Centralism and Decentralism


Federalism is the sharing and distribution of powers and resources between a central government and state/local governments.  This system differs from a unitary system where a central government exercises its authority the state/local governments.  A federal system of government is also different from a confederacy.  In a confederate system of government, state and local governments are autonomous in their decision making abilities from a central authority.  The United States, of course, has a federal system of government.  A federal system of government is not without debate.

At the heart of any federalism debate is the size and scope of government.  Those who are centralists favor more national action in regards to solving problems.  Supporters of centralism believe that the “centralization” of power brings about a more efficient way of handling problems when they arise.  Those who are decentralists believe in more state/local action when solving problems.  They also believe that decentralization checks tyranny and allows for experimentation.  By experimentation, we mean that state and local governments can decide what solutions work best for them without any national or central authority giving permission.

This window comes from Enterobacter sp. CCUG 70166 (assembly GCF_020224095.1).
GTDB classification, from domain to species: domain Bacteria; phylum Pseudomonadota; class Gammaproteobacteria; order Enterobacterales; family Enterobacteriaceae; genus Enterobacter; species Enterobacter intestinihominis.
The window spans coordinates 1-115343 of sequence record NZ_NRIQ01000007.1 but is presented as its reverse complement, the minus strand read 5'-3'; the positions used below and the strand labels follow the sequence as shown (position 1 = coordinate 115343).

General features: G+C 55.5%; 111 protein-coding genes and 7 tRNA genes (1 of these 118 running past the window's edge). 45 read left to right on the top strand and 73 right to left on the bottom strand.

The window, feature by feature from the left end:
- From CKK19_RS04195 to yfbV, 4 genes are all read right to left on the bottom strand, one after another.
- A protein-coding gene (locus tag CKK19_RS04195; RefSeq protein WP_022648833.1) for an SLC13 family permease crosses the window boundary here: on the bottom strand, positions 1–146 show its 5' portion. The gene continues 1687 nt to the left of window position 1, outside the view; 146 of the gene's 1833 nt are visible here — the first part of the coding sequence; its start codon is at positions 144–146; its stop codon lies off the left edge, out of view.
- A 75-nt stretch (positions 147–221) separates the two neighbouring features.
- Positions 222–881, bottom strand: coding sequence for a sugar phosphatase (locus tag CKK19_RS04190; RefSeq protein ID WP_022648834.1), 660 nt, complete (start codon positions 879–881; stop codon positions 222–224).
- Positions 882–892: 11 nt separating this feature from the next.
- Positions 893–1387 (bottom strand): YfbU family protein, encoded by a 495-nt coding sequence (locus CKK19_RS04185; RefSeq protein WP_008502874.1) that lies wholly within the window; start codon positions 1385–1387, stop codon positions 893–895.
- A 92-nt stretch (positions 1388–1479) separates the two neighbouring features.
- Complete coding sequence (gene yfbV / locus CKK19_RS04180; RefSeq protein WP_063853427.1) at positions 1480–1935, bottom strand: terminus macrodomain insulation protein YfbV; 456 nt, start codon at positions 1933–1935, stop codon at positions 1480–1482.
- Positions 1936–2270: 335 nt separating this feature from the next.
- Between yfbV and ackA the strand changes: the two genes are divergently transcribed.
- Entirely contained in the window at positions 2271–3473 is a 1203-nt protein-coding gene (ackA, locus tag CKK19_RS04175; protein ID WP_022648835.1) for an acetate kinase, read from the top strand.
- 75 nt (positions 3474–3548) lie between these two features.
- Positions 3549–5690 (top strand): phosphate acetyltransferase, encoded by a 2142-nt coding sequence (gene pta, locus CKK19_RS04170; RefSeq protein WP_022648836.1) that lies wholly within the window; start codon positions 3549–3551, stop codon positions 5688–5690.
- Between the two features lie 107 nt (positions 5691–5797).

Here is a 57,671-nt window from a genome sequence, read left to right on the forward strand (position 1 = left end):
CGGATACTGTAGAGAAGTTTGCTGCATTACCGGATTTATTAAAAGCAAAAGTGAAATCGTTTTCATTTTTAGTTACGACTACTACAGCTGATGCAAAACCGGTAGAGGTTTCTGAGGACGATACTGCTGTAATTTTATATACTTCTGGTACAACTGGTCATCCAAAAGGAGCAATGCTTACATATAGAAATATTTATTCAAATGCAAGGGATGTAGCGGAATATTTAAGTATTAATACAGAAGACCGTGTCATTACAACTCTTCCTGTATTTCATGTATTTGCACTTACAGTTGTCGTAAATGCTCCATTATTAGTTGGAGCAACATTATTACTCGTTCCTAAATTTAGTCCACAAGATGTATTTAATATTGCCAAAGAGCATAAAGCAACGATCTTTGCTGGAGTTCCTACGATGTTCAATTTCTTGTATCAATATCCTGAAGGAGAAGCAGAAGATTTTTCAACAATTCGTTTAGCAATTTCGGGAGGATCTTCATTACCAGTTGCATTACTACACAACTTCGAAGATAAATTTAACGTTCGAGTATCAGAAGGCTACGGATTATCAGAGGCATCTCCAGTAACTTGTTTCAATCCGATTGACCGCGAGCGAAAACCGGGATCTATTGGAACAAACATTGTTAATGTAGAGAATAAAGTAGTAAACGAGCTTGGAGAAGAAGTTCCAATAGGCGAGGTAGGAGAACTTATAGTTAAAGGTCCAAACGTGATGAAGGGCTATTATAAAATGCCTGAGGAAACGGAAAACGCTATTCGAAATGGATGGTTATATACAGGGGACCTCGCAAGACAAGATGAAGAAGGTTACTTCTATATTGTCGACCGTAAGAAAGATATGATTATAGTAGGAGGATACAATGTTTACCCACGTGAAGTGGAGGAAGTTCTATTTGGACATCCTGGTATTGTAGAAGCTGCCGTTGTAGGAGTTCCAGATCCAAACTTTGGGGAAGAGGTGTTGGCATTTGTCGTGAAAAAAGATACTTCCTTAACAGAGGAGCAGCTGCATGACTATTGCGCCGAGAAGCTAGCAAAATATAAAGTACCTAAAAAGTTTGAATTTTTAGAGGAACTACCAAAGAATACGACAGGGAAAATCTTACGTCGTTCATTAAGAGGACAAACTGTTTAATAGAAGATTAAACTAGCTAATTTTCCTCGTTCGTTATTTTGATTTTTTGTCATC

Where do you stand?  Are you a centralist or a decentralist?


One response to “Centralism and Decentralism

  1. I would be a decentralist because I believe that every school system in each part of the country has different needs. For example, Texas children might need to have more healthy food available and no soda because they have a high rate of heavy set children. Where as maybe some schools like the one I went to, we had soda and whatever food because weight wasn’t that big of an issue.

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